4d39/1236116053-pi_shirt.jpgSeattle Post-Intelligencer staffers are describing what this city will have lost when, after tomorrow, the newspaper's print edition ceases to exist. Here's P-I reporter Mike Lewis:

We do know this: What's been lost, quite literally, are 150 jobs and the daily delivery of a newspaper that's been published locally since the Civil War. What's been lost are many of the people who are not online but are avid consumers of news. What's been lost are not just those who subscribe, but the people who pick up the discarded paper in a coffee shop, those who read the hard copy because even in an age of advanced news technology, the surprises within the landscape of an unfolding newspaper still can beat click journalism in the same way that an Atlas—inadvertently, inefficiently—still says more about your place in world than Mapquest.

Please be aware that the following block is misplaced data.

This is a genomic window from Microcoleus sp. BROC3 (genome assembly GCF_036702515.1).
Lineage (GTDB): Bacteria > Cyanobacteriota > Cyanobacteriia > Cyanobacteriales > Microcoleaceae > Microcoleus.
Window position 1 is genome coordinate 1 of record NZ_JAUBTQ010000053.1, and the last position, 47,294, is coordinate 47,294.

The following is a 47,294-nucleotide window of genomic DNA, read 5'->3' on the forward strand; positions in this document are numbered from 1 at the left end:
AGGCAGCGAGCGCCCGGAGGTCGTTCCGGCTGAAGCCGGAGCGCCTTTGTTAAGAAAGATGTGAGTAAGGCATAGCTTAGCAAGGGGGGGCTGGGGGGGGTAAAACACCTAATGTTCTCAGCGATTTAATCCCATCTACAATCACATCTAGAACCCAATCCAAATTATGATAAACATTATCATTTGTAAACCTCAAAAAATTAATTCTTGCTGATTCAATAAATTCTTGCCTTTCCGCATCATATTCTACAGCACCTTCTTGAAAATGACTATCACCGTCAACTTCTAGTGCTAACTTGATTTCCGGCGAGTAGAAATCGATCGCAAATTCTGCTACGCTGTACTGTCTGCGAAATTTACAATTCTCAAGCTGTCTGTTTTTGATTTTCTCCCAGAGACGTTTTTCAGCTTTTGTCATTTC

But the honest fact is that a newspaper isn't only the sum of what it has done but also what it will do. A full measure of stories—from Tuesday onward—haven't been written yet. Now they won't be. In the end, we won't ever know what we've lost. I guess that's both a great and terrible thing.

Illustration by Andrew Saeger.